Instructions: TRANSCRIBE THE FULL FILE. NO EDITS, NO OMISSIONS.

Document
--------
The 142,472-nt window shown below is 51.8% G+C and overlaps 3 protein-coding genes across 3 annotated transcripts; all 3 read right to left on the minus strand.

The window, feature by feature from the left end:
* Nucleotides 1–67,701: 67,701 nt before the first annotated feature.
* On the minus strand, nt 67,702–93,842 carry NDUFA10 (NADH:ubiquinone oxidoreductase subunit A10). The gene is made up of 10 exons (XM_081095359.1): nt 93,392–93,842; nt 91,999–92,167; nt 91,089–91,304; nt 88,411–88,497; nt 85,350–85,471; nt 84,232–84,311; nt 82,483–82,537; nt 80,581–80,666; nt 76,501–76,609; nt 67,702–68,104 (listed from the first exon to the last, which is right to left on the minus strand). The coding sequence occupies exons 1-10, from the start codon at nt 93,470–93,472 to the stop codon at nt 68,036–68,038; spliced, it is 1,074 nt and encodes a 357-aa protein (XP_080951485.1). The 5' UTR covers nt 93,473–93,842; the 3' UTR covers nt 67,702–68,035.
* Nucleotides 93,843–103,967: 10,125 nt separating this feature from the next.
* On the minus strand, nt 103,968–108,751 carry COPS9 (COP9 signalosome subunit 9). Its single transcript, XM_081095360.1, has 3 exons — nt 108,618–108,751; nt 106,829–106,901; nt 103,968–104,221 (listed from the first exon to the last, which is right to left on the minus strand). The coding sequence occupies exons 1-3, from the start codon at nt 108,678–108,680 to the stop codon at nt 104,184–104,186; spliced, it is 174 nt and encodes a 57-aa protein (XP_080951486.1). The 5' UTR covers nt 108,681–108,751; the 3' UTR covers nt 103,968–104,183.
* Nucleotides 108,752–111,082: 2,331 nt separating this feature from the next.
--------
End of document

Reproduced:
The 142,472-nt window shown below is 51.8% G+C and overlaps 3 protein-coding genes across 3 annotated transcripts; all 3 read right to left on the minus strand.

The window, feature by feature from the left end:
* Nucleotides 1–67,701: 67,701 nt before the first annotated feature.
* On the minus strand, nt 67,702–93,842 carry NDUFA10 (NADH:ubiquinone oxidoreductase subunit A10). The gene is made up of 10 exons (XM_081095359.1): nt 93,392–93,842; nt 91,999–92,167; nt 91,089–91,304; nt 88,411–88,497; nt 85,350–85,471; nt 84,232–84,311; nt 82,483–82,537; nt 80,581–80,666; nt 76,501–76,609; nt 67,702–68,104 (listed from the first exon to the last, which is right to left on the minus strand). The coding sequence occupies exons 1-10, from the start codon at nt 93,470–93,472 to the stop codon at nt 68,036–68,038; spliced, it is 1,074 nt and encodes a 357-aa protein (XP_080951485.1). The 5' UTR covers nt 93,473–93,842; the 3' UTR covers nt 67,702–68,035.
* Nucleotides 93,843–103,967: 10,125 nt separating this feature from the next.
* On the minus strand, nt 103,968–108,751 carry COPS9 (COP9 signalosome subunit 9). Its single transcript, XM_081095360.1, has 3 exons — nt 108,618–108,751; nt 106,829–106,901; nt 103,968–104,221 (listed from the first exon to the last, which is right to left on the minus strand). The coding sequence occupies exons 1-3, from the start codon at nt 108,678–108,680 to the stop codon at nt 104,184–104,186; spliced, it is 174 nt and encodes a 57-aa protein (XP_080951486.1). The 5' UTR covers nt 108,681–108,751; the 3' UTR covers nt 103,968–104,183.
* Nucleotides 108,752–111,082: 2,331 nt separating this feature from the next.